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Compiled by authors Martin (Perfect Girls, Starving Daughters) and Sullivan (Commencement), this volume looks at the catalytic moments when 28 women (and one man) found their way to feminism. Including writers, activists, and educators, contributors provide perspective and personal revelations from all stages of life. Joshunda Sanders, an Austin newspaper reporter, talks about growing up poor and black in "the least desirable place in New York" and how it led to her embrace of "womanist" thought; Indian American writer and educator Mathangi Subramanian describes years of struggle with the feminist "label," navigating the cross-currents of her grandmother's pressure to marry and her mother's enthusiasm for independence (and feminist classics like Susan Estrich's Sex & Power); Martin herself contributes a piece contrasting her own coming-of-age, involving a college visit from Manifesta authors Amy Richards and Jennifer Baumgardner, with her mother's: "This wasn't the swishy skirt feminism that my mom had manifested at her once-a-month women's groups. This was contemporary, witty, brash, even a little sexy." With this enervating collection, Martin and Sullivan help continue that modernizing trend.
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Courtney E. Martin is the author of Perfect Girls, Starving Daughters and co-author of The Naked Truth, the life story of HIV/AIDS activist Marvelyn Brown. She is a senior correspondent for The American Prospect and the Book Editor of Feministing.com. Martin's work frequently appears in The Christian Science Monitor, Alternet, and Publishers Weekly, among other publications. She has spoken at colleges and conferences throughout the nation and is a frequent commentator on national media, including The O'Reilly Factor, The Today Show, Good Morning America and CNN. J. Courtney Sullivan is the author of the best-selling novel Commencement. A Brooklyn-based writer, Sullivan's work has appeared in the New York Times, New York Magazine, Elle, Glamour, Cosmopolitan, Allure, In Style, Men's Vogue, the New York Observer, Tango, and in the essay anthology The Secret Currency of Love. Sullivan works in the editorial department of the New York Times. --This text refers to an out of print or unavailable edition of this title.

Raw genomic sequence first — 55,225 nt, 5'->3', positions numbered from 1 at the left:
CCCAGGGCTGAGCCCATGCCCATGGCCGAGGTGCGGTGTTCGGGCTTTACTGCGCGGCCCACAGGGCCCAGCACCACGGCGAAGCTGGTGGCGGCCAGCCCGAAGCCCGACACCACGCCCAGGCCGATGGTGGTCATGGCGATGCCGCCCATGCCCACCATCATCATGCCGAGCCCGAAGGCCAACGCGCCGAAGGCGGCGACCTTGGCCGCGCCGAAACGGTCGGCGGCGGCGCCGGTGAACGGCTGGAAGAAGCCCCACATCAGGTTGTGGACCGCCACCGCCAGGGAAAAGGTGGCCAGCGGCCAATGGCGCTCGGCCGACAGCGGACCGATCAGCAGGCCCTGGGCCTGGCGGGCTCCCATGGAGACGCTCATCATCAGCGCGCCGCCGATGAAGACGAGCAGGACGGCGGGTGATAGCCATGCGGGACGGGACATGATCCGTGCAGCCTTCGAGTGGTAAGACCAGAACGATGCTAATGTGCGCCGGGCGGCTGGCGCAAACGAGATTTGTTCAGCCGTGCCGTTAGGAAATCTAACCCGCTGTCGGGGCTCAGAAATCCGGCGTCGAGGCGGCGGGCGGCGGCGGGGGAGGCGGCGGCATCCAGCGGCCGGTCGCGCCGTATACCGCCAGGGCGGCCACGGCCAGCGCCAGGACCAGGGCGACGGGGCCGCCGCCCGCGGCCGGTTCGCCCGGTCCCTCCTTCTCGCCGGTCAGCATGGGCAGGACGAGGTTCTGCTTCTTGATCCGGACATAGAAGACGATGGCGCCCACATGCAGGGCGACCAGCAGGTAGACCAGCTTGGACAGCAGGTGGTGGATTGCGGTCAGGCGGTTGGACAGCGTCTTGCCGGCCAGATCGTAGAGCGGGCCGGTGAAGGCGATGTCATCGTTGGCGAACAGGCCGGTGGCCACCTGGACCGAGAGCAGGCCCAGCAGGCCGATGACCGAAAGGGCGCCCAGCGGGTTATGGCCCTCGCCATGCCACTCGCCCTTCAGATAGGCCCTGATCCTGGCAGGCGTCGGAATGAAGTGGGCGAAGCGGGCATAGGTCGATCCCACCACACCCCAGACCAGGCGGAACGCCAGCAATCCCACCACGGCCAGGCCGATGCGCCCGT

I absolutely loved this book. Having a collection of different stories allowed the reader to examine feminism and what it means from several different viewpoints, making it both... Read morePublished on January 10, 2013 by Alanna G. Barrett
somehow I didn't.Maybe it just made me feel kind of old because I had my "clicks" while they were playing in the sandbox and stuff. Read morePublished on May 28, 2012 by E. Jahneke
It's always fascinating to hear how other people become aware of the power structure in this country and around the world. Read morePublished on April 15, 2011 by Jenn
This anthology of writings by (mostly) women from my generation of feminist theorists explains how and why we came to feminism. Read morePublished on November 23, 2010 by Robin Orlowski
An amazing book. One of the best I've read in a long time. A must read.Published on October 29, 2010 by Darkvampiress42